I carry this need for pattern and rule, to see connections
               where there aren’t necessarily any.
                                                            After my first miscarriage,
I cut out soda, cold cuts.
               After the second, vacuuming and air travel.
After the third—it’s chalk and spit again. I circle rocks,
               swim the icy river.
                                             And when my son is born, he balances
the chemical equation that is this world.
                                                                                          And logic?
Logic is my son’s kite, good so long as you have
               wind, string,
                                             something heavier than hope
                                                                                          to tether you.
Lynn Pedersen, “The Birth of Superstition” from The Nomenclature of Small Things.  Copyright © 2016 by Lynn Pedersen.  Reprinted by permission of Carnegie Mellon University Press.
Source: The Nomenclature of Small Things (Carnegie Mellon University Press, 2016)

cell press

Happy to have The Nomenclature of Small Things featured along with Ellen Kombiyil’s Histories of the Future Perfect on the Cell Press blog. Thanks to Jannell McConnell Parsons for the review! “This is a book organized around questions, a constant circling back to what can and can’t be named­ . . .The language of science and the language of grief talk to each other, become each other, in these poems. I loved this book, from the first poem right through to the last, and whether you’re looking for solace or for the landscape of 18th century science, you’ll find it here.”

The poetics of evolution, extinction, space, and time.

awpbooktable

AWP Conference

I just returned from my fourth AWP Conference where I had a great experience signing The Nomenclature of Small Things and meeting other Carnegie Mellon authors and staff! I spent most of my time around the book fair, but I also had a chance to sit in on some interesting book marketing and science-related panels. The Grub Street panel was a presentation on their Launch Lab strategies and offerings. Grub Street authors and staff spoke about integrating personal goals with book writing and marketing, and it was a higher level conversation than any I’ve heard. I came away from the conference with a list of poetry/nonfiction/environmental books to read, and a strategy for moving forward for the next year or two.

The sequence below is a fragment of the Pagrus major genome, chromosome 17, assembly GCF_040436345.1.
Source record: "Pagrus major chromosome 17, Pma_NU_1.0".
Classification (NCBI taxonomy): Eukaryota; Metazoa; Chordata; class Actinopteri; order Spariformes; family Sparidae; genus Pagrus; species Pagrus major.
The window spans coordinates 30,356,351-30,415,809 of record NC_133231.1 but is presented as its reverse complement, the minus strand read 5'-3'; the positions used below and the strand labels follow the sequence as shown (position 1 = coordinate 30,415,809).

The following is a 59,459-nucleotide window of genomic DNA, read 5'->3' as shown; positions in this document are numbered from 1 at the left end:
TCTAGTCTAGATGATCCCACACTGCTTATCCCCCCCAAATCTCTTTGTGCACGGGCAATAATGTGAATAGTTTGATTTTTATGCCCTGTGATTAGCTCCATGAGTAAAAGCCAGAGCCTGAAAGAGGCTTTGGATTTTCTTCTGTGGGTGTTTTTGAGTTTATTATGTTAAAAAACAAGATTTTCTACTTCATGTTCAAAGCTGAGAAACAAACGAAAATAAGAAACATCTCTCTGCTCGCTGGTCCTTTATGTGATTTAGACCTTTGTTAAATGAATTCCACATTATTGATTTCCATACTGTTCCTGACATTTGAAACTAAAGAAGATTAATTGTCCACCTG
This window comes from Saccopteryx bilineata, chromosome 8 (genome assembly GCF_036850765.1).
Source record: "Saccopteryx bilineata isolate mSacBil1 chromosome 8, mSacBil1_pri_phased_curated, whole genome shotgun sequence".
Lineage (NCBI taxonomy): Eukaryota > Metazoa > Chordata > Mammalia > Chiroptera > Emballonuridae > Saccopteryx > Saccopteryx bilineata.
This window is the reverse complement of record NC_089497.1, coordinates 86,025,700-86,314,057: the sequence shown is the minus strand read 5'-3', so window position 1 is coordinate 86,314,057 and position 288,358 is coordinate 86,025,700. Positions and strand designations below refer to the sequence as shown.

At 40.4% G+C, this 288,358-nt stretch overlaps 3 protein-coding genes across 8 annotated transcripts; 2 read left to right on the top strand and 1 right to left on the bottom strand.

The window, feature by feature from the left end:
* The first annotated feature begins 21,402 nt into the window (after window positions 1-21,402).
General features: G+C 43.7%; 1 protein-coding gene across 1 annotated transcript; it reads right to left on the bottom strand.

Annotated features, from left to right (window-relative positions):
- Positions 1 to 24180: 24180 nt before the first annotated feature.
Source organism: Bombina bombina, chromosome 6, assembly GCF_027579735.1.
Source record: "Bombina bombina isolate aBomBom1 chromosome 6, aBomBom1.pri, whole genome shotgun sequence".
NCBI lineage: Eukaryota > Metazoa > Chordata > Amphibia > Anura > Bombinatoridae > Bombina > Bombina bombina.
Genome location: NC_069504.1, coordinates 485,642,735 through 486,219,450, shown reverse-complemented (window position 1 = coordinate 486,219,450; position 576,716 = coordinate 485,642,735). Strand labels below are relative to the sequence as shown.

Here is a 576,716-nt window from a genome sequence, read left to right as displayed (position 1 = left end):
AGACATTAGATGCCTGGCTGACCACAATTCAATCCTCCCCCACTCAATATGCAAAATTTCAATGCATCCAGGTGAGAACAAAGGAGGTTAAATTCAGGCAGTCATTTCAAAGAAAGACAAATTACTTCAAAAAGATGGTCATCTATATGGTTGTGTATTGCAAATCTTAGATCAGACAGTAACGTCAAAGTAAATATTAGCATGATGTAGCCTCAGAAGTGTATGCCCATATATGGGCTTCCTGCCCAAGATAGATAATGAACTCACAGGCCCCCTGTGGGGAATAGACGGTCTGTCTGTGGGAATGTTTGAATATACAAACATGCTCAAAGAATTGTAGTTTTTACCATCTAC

I met my publicist for the first time and appreciate that she traveled from London to Los Angeles! There is never enough time to connect with every writer and friend, attend every panel and book signing event. Every conference I try a different approach and this time around I was less tired. I can say that staying at the conference hotel (for the first time ever) was worth it!

lynnjerry

Speaking with Director of Carnegie Mellon University Press, Jerry Costanzo

Book Review

Separately, Many Rose wrote a great review of Nomenclature in the April issue of Stirring: A Literary Collection.